Julie Jacobson, Associated Press
LAS VEGAS — Elizabeth Alvisar is exactly the sort of voter Mitt Romney needs.
A victim of the brutal economy in this swing state, the 30-year-old tax preparer has been out of work for months. She's a foe of abortion and gay marriage, and was naturally drawn to the Republican ticket.
But Alvisar has switched her support to President Barack Obama because of his support for legislation known as the DREAM Act. While Democrats failed to get the bill through Congress, Obama in June announced a change in policy to implement its key provision — allowing young people brought into the country without authorization as children to avoid deportation if they graduate high school or join the military.
"I have a lot of friends who've taken advantage of that opportunity," Alvisar said.
In the heavily Hispanic neighborhood where Alvisar lives, unemployment is high and home values are down. But Obama's immigration stance, and especially his executive order, has locked in support from a fast-growing demographic group that has been trending sharply Democratic in the wake of increasingly hard-line Republican positions on immigration.
Obama's campaign is counting on Hispanics providing the margin of victory not just in Nevada, but also in other swing states such as Colorado, Iowa, Virginia and North Carolina
"They know that he's on the right side of the immigration issue and wants to work with Congress for comprehensive immigration reform," deputy campaign manager Stephanie Cutter said. "They know he wakes up every day and thinks about how to secure the middle class and make it easier for young people to enter the middle class."
The importance of Hispanics as a voting bloc and immigration as an election-year issue was brought home during last week's presidential debate. Obama reminded viewers that Romney, who went hard to the right on the issue during the GOP primaries, had argued for "self-deportation" to solve the illegal immigration problem and took advice on the issue from the law professor who helped write Arizona's controversial immigration statute. The Republican challenger noted that Obama had promised to pass an immigration overhaul and had failed.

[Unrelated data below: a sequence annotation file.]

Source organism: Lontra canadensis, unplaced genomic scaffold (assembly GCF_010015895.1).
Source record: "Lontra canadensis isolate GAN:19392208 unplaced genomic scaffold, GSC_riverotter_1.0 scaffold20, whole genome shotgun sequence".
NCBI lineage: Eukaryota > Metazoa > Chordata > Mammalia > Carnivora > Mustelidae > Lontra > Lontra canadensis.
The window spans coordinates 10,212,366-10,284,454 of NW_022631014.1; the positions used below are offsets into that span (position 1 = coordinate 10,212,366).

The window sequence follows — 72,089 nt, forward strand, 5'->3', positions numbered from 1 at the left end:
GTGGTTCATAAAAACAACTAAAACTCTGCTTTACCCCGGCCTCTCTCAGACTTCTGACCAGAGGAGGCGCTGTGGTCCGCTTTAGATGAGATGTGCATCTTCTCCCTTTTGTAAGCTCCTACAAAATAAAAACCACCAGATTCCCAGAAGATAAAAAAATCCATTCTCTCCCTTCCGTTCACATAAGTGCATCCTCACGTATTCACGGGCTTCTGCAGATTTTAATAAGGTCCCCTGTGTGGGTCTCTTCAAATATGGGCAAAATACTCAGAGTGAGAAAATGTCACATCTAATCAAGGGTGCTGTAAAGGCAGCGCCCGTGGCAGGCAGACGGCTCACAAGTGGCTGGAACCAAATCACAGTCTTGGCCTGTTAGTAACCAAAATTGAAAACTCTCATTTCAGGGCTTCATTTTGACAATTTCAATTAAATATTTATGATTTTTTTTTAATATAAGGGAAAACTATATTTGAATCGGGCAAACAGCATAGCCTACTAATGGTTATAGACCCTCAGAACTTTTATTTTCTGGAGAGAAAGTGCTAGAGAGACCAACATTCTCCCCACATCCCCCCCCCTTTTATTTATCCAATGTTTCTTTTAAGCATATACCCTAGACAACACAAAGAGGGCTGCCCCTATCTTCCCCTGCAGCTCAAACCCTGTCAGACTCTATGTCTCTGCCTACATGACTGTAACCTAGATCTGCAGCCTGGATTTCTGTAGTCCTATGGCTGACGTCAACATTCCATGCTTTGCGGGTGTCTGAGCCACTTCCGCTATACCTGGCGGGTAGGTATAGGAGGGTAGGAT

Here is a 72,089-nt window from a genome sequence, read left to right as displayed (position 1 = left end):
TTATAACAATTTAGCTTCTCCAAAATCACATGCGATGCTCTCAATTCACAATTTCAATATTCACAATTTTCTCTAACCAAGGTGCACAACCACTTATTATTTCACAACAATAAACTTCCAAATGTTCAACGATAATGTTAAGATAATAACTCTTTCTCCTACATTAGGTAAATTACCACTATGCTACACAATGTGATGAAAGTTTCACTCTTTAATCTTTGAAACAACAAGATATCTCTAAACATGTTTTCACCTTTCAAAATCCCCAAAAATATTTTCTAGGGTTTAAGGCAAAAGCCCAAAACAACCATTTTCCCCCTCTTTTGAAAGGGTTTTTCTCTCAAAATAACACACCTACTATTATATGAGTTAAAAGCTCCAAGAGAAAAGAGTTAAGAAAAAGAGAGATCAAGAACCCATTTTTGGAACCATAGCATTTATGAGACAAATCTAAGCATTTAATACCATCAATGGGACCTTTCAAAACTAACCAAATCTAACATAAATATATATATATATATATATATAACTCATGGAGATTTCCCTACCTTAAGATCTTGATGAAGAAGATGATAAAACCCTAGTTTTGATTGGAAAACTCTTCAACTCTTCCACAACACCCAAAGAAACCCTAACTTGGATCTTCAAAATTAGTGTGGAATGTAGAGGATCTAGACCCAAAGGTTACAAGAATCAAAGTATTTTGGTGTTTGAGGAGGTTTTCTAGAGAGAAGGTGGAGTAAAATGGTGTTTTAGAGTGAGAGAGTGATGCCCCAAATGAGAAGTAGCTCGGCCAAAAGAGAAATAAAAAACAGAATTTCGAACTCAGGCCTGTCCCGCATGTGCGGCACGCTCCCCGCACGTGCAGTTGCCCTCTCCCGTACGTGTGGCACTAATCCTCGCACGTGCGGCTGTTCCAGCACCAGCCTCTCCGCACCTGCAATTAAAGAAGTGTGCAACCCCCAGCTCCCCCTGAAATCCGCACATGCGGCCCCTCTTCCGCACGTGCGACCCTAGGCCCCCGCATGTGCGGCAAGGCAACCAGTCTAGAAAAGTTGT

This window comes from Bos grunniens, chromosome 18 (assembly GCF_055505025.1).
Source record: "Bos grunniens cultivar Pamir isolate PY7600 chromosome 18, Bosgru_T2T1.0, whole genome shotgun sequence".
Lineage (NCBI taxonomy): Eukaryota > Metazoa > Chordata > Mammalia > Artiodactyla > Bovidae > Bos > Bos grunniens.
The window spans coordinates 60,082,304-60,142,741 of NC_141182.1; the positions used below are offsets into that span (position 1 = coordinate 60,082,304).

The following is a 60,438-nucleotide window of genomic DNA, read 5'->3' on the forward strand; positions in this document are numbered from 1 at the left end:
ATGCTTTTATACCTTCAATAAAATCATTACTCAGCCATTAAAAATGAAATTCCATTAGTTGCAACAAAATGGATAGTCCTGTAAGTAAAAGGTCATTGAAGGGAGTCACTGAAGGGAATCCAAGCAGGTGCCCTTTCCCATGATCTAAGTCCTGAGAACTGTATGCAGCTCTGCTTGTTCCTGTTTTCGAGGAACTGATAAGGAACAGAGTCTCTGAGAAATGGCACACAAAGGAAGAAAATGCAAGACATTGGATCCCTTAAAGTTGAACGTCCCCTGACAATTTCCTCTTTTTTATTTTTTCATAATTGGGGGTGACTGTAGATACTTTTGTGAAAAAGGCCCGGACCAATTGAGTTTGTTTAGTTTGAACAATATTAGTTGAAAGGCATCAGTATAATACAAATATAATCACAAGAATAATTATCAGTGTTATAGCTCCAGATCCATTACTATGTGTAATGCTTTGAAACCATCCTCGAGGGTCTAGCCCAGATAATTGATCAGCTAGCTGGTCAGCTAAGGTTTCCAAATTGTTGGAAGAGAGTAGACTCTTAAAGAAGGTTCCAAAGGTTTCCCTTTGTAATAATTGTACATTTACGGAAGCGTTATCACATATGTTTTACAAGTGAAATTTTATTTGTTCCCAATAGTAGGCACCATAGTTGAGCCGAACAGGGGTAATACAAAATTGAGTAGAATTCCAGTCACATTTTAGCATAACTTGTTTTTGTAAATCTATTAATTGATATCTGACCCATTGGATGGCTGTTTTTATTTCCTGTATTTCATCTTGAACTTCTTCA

The Romney campaign says Hispanics, enduring a 9.9 percent jobless rate, which is more than 2 points higher than the national average, are a natural draw for the GOP ticket. "Hispanics are hurting almost more than any other demographic group under the Obama economy," Romney's Spanish-speaking son Craig, a frequent surrogate in the Hispanic community, said in a brief interview. "They're really struggling and they understand that this president has failed them and we need someone who understands how to create jobs."
The Romney campaign opened an office here in September and last week hosted New Mexico's popular Hispanic governor, Susana Martinez, in an effort to cut into Obama's edge in East Las Vegas, home to 42 percent of Nevada's Hispanic population.
But even some Romney supporters are pessimistic that Republicans can make inroads with a population that, many polls show, favors Obama by a 2-to-1 margin.
"It's going to take several years because we haven't engaged this community at all," said Joel Garcia, a conservative who formed a coalition to recruit Hispanics here. "You've got a lot of Hispanics who are conservative in how they live their lives and their values, but there's this hook in their mouth pulling them left called immigration."
Much like any other group, Hispanics often list the economy, jobs and education as top issues in polls. But the acrimonious immigration debate of the past decade has given that issue extra weight for them. "What started as a war on illegal immigration is now being perceived as a war on Latinos," said Matt Barreto, who polls Hispanics for the company Latino Decisions.
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